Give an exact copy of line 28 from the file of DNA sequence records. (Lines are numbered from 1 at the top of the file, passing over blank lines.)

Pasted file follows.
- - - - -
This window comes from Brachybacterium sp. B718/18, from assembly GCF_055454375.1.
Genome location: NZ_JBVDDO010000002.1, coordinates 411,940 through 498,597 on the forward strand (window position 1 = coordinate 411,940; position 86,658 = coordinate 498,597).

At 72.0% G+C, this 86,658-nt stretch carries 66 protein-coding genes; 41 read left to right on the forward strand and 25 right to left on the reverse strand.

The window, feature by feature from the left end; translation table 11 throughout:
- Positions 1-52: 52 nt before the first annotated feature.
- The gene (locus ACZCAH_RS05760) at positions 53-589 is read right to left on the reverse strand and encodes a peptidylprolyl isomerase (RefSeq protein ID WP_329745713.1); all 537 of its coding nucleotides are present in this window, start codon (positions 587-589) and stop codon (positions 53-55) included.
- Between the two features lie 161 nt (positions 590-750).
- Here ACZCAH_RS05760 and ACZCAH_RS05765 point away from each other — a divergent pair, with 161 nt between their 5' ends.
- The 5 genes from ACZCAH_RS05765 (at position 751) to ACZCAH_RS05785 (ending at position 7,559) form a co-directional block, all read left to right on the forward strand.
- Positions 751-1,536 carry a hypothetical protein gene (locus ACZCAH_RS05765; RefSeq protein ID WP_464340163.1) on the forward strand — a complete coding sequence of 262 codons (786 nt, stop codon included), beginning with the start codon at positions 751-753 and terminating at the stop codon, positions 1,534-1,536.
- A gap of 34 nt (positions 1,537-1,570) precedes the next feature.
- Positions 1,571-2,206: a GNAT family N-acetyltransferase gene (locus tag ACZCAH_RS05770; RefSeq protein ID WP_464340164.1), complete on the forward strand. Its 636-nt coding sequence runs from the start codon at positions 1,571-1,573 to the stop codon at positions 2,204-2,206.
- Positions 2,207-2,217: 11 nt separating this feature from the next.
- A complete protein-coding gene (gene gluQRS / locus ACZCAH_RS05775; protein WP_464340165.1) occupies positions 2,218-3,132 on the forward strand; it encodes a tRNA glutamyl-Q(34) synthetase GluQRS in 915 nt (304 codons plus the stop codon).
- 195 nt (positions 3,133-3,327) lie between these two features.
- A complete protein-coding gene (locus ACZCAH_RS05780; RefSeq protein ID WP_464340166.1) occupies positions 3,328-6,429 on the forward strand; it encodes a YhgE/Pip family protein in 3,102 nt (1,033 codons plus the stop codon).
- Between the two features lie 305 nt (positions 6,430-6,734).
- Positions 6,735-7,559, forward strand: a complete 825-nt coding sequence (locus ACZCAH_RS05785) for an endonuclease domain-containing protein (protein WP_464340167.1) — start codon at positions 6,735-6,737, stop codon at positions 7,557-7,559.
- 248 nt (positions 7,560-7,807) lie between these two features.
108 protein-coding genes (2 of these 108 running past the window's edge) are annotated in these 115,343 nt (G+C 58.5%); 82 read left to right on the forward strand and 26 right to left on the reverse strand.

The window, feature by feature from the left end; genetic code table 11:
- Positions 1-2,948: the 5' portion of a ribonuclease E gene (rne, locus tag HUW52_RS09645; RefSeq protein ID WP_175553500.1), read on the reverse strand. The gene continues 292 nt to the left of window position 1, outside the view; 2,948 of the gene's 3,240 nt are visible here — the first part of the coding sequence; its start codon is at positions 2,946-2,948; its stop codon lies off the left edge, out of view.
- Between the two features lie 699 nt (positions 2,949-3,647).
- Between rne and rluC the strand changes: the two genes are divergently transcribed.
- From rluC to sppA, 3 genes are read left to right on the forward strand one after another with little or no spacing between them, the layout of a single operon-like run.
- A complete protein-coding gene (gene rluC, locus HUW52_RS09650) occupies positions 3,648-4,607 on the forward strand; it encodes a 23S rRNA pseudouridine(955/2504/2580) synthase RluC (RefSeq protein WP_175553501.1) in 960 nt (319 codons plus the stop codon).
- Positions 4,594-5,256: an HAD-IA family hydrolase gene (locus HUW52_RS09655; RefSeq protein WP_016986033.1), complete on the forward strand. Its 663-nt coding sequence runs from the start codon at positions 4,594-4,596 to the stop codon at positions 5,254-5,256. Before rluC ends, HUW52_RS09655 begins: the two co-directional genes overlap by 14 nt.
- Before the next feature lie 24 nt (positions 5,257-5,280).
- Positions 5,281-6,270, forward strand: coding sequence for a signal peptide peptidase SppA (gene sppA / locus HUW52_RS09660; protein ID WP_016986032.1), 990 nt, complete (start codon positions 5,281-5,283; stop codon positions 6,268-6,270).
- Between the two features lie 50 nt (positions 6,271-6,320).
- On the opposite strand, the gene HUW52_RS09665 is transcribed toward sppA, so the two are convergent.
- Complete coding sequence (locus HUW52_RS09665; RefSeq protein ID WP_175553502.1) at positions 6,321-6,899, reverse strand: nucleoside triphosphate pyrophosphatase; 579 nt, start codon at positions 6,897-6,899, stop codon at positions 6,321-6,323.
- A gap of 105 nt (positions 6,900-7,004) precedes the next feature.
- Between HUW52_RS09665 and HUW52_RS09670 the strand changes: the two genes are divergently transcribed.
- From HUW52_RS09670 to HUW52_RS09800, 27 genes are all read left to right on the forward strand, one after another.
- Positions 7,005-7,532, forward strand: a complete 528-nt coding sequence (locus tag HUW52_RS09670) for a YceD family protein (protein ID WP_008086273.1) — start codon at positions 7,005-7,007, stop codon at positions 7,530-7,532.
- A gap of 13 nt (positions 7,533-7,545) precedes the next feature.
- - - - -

- Before the next feature lie 24 nt (positions 5,257-5,280).